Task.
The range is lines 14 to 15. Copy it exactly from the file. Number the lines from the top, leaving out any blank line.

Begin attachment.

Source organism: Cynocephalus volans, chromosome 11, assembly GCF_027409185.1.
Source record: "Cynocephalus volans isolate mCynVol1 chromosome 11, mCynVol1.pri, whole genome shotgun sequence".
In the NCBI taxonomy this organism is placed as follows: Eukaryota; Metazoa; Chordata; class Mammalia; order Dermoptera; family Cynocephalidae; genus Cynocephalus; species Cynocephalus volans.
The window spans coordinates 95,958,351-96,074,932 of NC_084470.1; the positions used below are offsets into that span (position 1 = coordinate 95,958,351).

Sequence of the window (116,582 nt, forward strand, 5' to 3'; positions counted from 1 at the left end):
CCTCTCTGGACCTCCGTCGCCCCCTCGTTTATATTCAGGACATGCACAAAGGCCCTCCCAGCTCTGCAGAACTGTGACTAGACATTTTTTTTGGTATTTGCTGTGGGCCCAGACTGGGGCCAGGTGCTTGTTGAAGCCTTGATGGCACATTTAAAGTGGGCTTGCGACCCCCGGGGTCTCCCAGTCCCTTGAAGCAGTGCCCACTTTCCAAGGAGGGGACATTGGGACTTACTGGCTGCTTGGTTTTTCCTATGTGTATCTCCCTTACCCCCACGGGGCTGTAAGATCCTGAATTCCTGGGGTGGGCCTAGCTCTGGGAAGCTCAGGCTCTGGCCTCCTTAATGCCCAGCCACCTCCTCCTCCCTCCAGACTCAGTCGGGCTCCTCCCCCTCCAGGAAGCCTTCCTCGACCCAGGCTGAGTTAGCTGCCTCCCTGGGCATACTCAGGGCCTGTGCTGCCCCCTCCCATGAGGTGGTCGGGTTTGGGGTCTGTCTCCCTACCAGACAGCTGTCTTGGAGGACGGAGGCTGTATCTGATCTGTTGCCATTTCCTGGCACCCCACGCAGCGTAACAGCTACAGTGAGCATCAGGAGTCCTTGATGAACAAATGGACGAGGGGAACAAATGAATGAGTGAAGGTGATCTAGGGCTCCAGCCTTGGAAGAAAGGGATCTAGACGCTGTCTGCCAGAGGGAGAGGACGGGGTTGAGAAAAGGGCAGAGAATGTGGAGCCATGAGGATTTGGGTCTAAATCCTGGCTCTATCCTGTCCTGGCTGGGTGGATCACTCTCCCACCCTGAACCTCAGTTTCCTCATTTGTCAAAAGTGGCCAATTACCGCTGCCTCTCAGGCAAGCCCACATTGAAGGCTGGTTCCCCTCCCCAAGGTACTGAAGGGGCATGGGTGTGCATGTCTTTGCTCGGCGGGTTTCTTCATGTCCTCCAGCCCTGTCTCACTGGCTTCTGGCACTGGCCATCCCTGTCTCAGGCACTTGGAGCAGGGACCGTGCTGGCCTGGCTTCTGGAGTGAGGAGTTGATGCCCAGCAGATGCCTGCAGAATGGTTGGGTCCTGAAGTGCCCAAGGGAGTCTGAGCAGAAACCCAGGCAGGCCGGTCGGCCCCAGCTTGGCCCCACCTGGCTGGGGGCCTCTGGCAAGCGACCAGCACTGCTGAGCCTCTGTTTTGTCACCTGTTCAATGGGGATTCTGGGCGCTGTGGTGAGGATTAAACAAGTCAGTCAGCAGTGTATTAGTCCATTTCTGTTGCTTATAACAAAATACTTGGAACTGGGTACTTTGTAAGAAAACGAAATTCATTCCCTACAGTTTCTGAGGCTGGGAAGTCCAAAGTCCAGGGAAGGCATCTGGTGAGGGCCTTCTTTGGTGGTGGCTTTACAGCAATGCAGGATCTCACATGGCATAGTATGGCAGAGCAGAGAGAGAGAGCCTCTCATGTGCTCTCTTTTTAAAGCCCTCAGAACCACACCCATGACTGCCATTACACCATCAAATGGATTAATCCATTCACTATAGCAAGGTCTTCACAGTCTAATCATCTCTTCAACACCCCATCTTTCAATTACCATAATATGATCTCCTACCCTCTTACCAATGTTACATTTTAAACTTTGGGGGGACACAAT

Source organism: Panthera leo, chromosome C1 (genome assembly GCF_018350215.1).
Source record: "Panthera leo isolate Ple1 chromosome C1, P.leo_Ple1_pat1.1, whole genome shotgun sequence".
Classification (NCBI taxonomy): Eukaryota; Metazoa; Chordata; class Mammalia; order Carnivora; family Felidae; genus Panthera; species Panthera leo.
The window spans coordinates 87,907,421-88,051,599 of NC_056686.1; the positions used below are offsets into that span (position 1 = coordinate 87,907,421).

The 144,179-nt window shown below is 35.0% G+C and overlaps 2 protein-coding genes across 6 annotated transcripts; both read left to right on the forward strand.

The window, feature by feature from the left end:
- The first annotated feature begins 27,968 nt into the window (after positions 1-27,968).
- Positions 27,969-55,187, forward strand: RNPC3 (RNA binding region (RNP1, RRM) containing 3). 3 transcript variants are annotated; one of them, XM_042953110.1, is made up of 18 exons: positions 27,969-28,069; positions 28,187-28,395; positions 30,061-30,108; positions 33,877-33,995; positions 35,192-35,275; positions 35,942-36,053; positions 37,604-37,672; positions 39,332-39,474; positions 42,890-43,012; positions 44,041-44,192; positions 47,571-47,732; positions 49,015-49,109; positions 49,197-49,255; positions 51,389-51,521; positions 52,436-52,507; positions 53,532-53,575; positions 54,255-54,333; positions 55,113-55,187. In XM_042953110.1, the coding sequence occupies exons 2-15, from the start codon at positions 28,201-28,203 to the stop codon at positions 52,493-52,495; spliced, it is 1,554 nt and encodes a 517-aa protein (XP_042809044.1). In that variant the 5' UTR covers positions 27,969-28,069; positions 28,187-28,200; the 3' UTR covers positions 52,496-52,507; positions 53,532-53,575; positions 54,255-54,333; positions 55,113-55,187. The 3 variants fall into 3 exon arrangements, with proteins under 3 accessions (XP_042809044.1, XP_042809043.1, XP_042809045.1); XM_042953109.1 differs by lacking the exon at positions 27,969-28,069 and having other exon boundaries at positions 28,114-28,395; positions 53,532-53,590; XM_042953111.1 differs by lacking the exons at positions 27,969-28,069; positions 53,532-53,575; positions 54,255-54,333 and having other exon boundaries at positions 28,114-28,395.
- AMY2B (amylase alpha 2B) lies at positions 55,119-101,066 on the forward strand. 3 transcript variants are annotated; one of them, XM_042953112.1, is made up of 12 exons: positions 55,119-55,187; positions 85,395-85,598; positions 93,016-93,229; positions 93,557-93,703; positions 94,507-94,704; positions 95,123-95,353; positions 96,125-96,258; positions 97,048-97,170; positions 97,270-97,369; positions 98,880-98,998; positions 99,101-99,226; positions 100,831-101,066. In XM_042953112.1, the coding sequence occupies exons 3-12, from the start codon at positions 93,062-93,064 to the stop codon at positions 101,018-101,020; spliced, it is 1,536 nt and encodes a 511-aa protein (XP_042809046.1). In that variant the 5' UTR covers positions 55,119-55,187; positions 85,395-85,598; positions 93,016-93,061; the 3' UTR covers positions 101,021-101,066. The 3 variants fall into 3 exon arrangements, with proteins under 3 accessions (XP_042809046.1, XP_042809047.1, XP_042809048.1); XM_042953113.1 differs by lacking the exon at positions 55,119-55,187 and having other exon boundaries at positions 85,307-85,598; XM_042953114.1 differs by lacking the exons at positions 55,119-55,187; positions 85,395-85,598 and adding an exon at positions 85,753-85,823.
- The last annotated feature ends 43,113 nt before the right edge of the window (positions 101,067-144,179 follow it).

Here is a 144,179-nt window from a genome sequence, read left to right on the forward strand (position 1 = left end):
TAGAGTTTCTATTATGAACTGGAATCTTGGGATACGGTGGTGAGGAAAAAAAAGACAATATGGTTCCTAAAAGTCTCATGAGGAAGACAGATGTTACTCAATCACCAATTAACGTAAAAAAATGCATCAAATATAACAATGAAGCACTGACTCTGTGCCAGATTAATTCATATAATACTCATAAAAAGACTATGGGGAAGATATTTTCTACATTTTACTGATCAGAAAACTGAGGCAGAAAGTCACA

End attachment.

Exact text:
- Positions 27,969-55,187, forward strand: RNPC3 (RNA binding region (RNP1, RRM) containing 3). 3 transcript variants are annotated; one of them, XM_042953110.1, is made up of 18 exons: positions 27,969-28,069; positions 28,187-28,395; positions 30,061-30,108; positions 33,877-33,995; positions 35,192-35,275; positions 35,942-36,053; positions 37,604-37,672; positions 39,332-39,474; positions 42,890-43,012; positions 44,041-44,192; positions 47,571-47,732; positions 49,015-49,109; positions 49,197-49,255; positions 51,389-51,521; positions 52,436-52,507; positions 53,532-53,575; positions 54,255-54,333; positions 55,113-55,187. In XM_042953110.1, the coding sequence occupies exons 2-15, from the start codon at positions 28,201-28,203 to the stop codon at positions 52,493-52,495; spliced, it is 1,554 nt and encodes a 517-aa protein (XP_042809044.1). In that variant the 5' UTR covers positions 27,969-28,069; positions 28,187-28,200; the 3' UTR covers positions 52,496-52,507; positions 53,532-53,575; positions 54,255-54,333; positions 55,113-55,187. The 3 variants fall into 3 exon arrangements, with proteins under 3 accessions (XP_042809044.1, XP_042809043.1, XP_042809045.1); XM_042953109.1 differs by lacking the exon at positions 27,969-28,069 and having other exon boundaries at positions 28,114-28,395; positions 53,532-53,590; XM_042953111.1 differs by lacking the exons at positions 27,969-28,069; positions 53,532-53,575; positions 54,255-54,333 and having other exon boundaries at positions 28,114-28,395.
- AMY2B (amylase alpha 2B) lies at positions 55,119-101,066 on the forward strand. 3 transcript variants are annotated; one of them, XM_042953112.1, is made up of 12 exons: positions 55,119-55,187; positions 85,395-85,598; positions 93,016-93,229; positions 93,557-93,703; positions 94,507-94,704; positions 95,123-95,353; positions 96,125-96,258; positions 97,048-97,170; positions 97,270-97,369; positions 98,880-98,998; positions 99,101-99,226; positions 100,831-101,066. In XM_042953112.1, the coding sequence occupies exons 3-12, from the start codon at positions 93,062-93,064 to the stop codon at positions 101,018-101,020; spliced, it is 1,536 nt and encodes a 511-aa protein (XP_042809046.1). In that variant the 5' UTR covers positions 55,119-55,187; positions 85,395-85,598; positions 93,016-93,061; the 3' UTR covers positions 101,021-101,066. The 3 variants fall into 3 exon arrangements, with proteins under 3 accessions (XP_042809046.1, XP_042809047.1, XP_042809048.1); XM_042953113.1 differs by lacking the exon at positions 55,119-55,187 and having other exon boundaries at positions 85,307-85,598; XM_042953114.1 differs by lacking the exons at positions 55,119-55,187; positions 85,395-85,598 and adding an exon at positions 85,753-85,823.